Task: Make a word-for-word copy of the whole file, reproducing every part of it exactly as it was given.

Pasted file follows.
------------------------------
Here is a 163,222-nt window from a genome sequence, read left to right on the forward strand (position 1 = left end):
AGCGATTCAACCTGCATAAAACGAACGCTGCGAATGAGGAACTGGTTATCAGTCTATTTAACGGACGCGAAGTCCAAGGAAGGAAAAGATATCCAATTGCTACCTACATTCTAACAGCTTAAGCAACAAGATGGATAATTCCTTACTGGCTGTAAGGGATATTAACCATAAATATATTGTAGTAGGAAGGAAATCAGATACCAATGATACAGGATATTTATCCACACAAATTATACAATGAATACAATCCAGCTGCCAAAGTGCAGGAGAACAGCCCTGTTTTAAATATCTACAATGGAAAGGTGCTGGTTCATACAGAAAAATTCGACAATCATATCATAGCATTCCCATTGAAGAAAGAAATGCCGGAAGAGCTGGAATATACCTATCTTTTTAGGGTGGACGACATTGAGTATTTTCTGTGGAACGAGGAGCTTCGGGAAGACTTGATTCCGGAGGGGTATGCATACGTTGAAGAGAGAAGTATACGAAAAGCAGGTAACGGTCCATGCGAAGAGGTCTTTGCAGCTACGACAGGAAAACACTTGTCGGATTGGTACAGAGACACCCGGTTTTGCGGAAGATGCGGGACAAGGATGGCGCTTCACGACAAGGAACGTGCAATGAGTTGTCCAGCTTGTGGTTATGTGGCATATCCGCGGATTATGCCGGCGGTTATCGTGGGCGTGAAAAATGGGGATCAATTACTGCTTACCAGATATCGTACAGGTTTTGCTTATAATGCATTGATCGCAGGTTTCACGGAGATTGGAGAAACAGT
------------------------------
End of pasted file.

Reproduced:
Here is a 163,222-nt window from a genome sequence, read left to right on the forward strand (position 1 = left end):
AGCGATTCAACCTGCATAAAACGAACGCTGCGAATGAGGAACTGGTTATCAGTCTATTTAACGGACGCGAAGTCCAAGGAAGGAAAAGATATCCAATTGCTACCTACATTCTAACAGCTTAAGCAACAAGATGGATAATTCCTTACTGGCTGTAAGGGATATTAACCATAAATATATTGTAGTAGGAAGGAAATCAGATACCAATGATACAGGATATTTATCCACACAAATTATACAATGAATACAATCCAGCTGCCAAAGTGCAGGAGAACAGCCCTGTTTTAAATATCTACAATGGAAAGGTGCTGGTTCATACAGAAAAATTCGACAATCATATCATAGCATTCCCATTGAAGAAAGAAATGCCGGAAGAGCTGGAATATACCTATCTTTTTAGGGTGGACGACATTGAGTATTTTCTGTGGAACGAGGAGCTTCGGGAAGACTTGATTCCGGAGGGGTATGCATACGTTGAAGAGAGAAGTATACGAAAAGCAGGTAACGGTCCATGCGAAGAGGTCTTTGCAGCTACGACAGGAAAACACTTGTCGGATTGGTACAGAGACACCCGGTTTTGCGGAAGATGCGGGACAAGGATGGCGCTTCACGACAAGGAACGTGCAATGAGTTGTCCAGCTTGTGGTTATGTGGCATATCCGCGGATTATGCCGGCGGTTATCGTGGGCGTGAAAAATGGGGATCAATTACTGCTTACCAGATATCGTACAGGTTTTGCTTATAATGCATTGATCGCAGGTTTCACGGAGATTGGAGAAACAGT